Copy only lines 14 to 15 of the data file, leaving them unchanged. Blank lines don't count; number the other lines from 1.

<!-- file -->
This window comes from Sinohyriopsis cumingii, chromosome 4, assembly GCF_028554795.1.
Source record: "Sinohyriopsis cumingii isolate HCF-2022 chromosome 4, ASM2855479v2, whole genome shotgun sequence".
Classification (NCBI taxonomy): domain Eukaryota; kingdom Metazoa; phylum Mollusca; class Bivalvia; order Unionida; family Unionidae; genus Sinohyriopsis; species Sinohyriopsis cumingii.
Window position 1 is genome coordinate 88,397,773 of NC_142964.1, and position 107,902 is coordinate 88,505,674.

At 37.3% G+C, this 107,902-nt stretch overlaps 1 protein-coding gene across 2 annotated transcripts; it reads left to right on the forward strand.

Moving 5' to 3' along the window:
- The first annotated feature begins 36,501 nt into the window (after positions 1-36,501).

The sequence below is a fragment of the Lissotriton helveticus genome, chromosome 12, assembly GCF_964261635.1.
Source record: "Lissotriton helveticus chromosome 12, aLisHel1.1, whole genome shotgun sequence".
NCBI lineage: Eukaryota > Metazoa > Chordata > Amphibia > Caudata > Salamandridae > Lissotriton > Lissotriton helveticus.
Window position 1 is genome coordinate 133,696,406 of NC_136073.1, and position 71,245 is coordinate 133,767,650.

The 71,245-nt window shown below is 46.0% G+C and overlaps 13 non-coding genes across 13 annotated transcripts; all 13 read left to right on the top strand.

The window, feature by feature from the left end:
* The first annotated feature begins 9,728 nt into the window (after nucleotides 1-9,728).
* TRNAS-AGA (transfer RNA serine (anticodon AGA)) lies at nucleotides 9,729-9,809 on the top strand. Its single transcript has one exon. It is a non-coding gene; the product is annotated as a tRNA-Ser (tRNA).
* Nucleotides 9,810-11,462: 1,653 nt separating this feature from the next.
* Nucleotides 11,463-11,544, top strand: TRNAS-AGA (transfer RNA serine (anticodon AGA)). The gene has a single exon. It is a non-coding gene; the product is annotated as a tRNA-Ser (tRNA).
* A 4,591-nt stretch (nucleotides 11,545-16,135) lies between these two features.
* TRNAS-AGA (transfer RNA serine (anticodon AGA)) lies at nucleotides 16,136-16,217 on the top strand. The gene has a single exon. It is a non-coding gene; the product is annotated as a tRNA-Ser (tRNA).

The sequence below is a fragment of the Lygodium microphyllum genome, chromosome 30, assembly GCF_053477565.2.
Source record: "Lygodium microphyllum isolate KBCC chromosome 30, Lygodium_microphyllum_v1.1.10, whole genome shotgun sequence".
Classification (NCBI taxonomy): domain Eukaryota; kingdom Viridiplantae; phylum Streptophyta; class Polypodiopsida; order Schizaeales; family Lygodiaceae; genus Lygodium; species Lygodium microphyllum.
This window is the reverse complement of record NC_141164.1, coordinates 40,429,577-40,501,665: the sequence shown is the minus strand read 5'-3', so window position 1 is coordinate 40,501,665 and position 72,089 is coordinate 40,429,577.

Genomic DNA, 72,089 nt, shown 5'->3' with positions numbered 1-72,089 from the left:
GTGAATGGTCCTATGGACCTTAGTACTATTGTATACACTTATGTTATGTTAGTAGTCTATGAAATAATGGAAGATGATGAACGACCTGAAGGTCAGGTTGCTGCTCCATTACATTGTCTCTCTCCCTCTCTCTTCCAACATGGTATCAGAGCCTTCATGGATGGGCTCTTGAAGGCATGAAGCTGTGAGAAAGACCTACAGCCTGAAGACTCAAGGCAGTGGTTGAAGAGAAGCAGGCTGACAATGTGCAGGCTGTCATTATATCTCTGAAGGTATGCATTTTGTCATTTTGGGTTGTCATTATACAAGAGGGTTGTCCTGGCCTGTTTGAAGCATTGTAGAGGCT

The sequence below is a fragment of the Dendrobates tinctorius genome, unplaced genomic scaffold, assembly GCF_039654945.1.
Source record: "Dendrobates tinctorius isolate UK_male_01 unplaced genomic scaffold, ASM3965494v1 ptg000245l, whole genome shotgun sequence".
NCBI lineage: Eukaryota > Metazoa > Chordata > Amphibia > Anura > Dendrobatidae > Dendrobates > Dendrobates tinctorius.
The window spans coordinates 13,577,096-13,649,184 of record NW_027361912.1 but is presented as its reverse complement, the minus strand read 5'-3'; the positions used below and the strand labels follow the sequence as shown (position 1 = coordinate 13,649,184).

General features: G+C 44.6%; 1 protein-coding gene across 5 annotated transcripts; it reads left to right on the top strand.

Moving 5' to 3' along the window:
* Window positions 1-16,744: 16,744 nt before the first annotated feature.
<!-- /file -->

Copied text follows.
* The first annotated feature begins 9,728 nt into the window (after nucleotides 1-9,728).
* TRNAS-AGA (transfer RNA serine (anticodon AGA)) lies at nucleotides 9,729-9,809 on the top strand. Its single transcript has one exon. It is a non-coding gene; the product is annotated as a tRNA-Ser (tRNA).